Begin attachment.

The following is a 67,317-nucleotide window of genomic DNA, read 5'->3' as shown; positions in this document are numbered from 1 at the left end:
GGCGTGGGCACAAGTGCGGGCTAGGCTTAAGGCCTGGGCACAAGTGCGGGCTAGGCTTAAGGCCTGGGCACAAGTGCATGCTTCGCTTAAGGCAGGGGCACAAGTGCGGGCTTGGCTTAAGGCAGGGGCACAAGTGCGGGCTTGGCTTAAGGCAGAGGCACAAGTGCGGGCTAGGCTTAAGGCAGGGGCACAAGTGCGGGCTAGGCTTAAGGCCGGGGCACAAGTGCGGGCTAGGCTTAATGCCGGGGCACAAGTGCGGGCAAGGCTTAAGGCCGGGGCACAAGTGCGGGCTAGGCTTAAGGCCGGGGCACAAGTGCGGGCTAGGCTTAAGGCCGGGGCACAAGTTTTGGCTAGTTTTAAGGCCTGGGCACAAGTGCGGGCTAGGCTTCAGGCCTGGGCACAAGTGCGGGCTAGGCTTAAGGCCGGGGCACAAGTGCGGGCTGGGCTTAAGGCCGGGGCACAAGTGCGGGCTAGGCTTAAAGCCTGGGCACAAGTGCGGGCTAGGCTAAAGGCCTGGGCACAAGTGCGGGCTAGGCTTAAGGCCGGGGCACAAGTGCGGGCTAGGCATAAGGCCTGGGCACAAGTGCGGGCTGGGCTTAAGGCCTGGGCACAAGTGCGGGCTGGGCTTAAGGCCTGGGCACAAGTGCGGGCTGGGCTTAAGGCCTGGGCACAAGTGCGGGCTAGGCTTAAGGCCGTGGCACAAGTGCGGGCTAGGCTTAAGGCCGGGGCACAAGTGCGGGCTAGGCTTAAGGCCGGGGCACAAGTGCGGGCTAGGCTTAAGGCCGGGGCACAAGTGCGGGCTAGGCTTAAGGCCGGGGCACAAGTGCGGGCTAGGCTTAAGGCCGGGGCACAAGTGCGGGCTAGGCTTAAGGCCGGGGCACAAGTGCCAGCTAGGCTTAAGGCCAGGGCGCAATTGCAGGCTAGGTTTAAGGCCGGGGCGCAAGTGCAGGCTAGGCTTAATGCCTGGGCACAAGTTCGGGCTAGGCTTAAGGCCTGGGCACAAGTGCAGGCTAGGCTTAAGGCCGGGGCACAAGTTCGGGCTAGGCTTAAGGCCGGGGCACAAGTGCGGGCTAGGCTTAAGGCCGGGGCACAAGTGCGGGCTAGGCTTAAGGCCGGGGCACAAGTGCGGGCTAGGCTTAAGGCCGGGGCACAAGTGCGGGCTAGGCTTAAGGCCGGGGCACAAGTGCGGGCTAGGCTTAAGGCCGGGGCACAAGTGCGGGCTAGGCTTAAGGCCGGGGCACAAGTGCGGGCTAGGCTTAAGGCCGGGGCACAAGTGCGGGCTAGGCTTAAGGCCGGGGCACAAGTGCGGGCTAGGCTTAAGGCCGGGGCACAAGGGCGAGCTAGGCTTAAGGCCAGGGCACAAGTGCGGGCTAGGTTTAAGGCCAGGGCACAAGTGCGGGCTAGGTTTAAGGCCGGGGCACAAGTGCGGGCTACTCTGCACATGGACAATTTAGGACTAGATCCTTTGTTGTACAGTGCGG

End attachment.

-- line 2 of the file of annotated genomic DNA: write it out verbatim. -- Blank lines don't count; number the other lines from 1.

GGCGTGGGCACAAGTGCGGGCTAGGCTTAAGGCCTGGGCACAAGTGCGGGCTAGGCTTAAGGCCTGGGCACAAGTGCATGCTTCGCTTAAGGCAGGGGCACAAGTGCGGGCTTGGCTTAAGGCAGGGGCACAAGTGCGGGCTTGGCTTAAGGCAGAGGCACAAGTGCGGGCTAGGCTTAAGGCAGGGGCACAAGTGCGGGCTAGGCTTAAGGCCGGGGCACAAGTGCGGGCTAGGCTTAATGCCGGGGCACAAGTGCGGGCAAGGCTTAAGGCCGGGGCACAAGTGCGGGCTAGGCTTAAGGCCGGGGCACAAGTGCGGGCTAGGCTTAAGGCCGGGGCACAAGTTTTGGCTAGTTTTAAGGCCTGGGCACAAGTGCGGGCTAGGCTTCAGGCCTGGGCACAAGTGCGGGCTAGGCTTAAGGCCGGGGCACAAGTGCGGGCTGGGCTTAAGGCCGGGGCACAAGTGCGGGCTAGGCTTAAAGCCTGGGCACAAGTGCGGGCTAGGCTAAAGGCCTGGGCACAAGTGCGGGCTAGGCTTAAGGCCGGGGCACAAGTGCGGGCTAGGCATAAGGCCTGGGCACAAGTGCGGGCTGGGCTTAAGGCCTGGGCACAAGTGCGGGCTGGGCTTAAGGCCTGGGCACAAGTGCGGGCTGGGCTTAAGGCCTGGGCACAAGTGCGGGCTAGGCTTAAGGCCGTGGCACAAGTGCGGGCTAGGCTTAAGGCCGGGGCACAAGTGCGGGCTAGGCTTAAGGCCGGGGCACAAGTGCGGGCTAGGCTTAAGGCCGGGGCACAAGTGCGGGCTAGGCTTAAGGCCGGGGCACAAGTGCGGGCTAGGCTTAAGGCCGGGGCACAAGTGCGGGCTAGGCTTAAGGCCGGGGCACAAGTGCCAGCTAGGCTTAAGGCCAGGGCGCAATTGCAGGCTAGGTTTAAGGCCGGGGCGCAAGTGCAGGCTAGGCTTAATGCCTGGGCACAAGTTCGGGCTAGGCTTAAGGCCTGGGCACAAGTGCAGGCTAGGCTTAAGGCCGGGGCACAAGTTCGGGCTAGGCTTAAGGCCGGGGCACAAGTGCGGGCTAGGCTTAAGGCCGGGGCACAAGTGCGGGCTAGGCTTAAGGCCGGGGCACAAGTGCGGGCTAGGCTTAAGGCCGGGGCACAAGTGCGGGCTAGGCTTAAGGCCGGGGCACAAGTGCGGGCTAGGCTTAAGGCCGGGGCACAAGTGCGGGCTAGGCTTAAGGCCGGGGCACAAGTGCGGGCTAGGCTTAAGGCCGGGGCACAAGTGCGGGCTAGGCTTAAGGCCGGGGCACAAGTGCGGGCTAGGCTTAAGGCCGGGGCACAAGGGCGAGCTAGGCTTAAGGCCAGGGCACAAGTGCGGGCTAGGTTTAAGGCCAGGGCACAAGTGCGGGCTAGGTTTAAGGCCGGGGCACAAGTGCGGGCTACTCTGCACATGGACAATTTAGGACTAGATCCTTTGTTGTACAGTGCGG